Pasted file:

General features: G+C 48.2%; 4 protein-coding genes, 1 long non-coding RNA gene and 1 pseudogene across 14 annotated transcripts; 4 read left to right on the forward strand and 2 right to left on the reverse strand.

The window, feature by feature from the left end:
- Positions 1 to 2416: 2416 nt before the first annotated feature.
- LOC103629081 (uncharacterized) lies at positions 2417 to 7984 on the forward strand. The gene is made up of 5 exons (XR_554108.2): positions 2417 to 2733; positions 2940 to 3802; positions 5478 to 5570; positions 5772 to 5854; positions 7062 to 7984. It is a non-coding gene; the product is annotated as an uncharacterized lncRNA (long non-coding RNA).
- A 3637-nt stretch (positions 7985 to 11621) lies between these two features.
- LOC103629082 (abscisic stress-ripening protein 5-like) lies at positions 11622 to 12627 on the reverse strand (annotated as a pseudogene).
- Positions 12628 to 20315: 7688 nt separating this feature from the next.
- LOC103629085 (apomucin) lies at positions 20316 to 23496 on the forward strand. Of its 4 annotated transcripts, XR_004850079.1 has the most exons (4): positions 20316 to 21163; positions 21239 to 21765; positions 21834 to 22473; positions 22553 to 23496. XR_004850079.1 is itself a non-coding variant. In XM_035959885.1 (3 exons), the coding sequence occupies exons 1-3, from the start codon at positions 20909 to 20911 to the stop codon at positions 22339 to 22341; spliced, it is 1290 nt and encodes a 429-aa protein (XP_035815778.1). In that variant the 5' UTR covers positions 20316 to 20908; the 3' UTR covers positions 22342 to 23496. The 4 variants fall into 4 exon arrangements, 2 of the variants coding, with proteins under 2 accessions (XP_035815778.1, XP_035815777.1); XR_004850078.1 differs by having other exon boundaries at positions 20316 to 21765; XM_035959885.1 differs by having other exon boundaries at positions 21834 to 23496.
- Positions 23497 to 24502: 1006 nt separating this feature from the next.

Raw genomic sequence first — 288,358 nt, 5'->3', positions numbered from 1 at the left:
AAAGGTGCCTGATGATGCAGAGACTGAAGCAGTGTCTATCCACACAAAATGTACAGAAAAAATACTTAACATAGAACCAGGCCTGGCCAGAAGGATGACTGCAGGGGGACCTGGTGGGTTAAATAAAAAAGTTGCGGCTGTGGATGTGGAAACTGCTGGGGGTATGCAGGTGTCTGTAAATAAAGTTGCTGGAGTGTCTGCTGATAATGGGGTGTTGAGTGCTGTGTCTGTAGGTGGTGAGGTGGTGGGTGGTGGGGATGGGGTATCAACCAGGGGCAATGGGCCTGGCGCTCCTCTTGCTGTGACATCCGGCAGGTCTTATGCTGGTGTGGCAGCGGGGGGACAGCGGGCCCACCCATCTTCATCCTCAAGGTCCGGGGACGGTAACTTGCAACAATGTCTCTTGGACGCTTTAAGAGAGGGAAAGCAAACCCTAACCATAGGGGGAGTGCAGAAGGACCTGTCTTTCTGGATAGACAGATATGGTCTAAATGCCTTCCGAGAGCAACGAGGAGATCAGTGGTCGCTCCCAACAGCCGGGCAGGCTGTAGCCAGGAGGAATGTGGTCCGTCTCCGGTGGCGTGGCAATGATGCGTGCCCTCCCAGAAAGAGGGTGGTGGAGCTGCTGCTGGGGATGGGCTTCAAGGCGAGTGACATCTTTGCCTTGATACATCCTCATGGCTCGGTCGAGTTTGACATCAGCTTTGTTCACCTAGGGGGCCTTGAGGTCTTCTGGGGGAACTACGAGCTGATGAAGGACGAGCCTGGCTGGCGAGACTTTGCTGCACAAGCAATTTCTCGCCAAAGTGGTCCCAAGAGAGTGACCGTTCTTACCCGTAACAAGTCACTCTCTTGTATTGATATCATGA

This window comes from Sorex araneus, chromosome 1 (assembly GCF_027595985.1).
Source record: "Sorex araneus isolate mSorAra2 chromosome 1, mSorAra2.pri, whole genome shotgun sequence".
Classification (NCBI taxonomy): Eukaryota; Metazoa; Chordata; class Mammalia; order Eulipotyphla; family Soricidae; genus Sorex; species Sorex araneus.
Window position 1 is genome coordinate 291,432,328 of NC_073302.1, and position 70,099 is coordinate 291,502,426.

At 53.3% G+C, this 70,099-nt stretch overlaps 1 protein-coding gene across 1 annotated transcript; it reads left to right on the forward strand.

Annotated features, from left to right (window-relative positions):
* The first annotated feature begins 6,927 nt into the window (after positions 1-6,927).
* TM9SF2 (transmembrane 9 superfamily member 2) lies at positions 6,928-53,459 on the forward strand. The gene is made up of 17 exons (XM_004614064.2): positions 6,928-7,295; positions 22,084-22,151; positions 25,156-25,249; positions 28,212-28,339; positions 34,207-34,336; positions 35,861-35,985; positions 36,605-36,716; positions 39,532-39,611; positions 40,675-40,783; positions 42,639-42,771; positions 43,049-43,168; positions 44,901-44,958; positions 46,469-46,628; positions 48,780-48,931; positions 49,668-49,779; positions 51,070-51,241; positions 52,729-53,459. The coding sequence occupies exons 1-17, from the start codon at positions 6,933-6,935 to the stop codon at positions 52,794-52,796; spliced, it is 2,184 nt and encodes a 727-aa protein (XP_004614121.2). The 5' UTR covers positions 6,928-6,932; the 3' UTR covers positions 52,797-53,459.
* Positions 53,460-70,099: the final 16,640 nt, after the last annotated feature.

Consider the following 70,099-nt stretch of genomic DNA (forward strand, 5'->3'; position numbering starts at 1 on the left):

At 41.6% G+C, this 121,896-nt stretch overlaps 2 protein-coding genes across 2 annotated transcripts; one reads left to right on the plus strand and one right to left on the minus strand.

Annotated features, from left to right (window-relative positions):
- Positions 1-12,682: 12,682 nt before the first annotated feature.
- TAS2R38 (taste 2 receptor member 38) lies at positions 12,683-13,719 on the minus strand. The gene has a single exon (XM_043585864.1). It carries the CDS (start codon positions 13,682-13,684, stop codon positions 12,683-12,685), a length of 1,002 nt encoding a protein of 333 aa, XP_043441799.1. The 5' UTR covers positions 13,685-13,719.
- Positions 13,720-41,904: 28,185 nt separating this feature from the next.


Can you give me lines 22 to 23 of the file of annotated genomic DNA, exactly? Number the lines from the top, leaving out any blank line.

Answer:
At 41.6% G+C, this 121,896-nt stretch overlaps 2 protein-coding genes across 2 annotated transcripts; one reads left to right on the plus strand and one right to left on the minus strand.

Annotated features, from left to right (window-relative positions):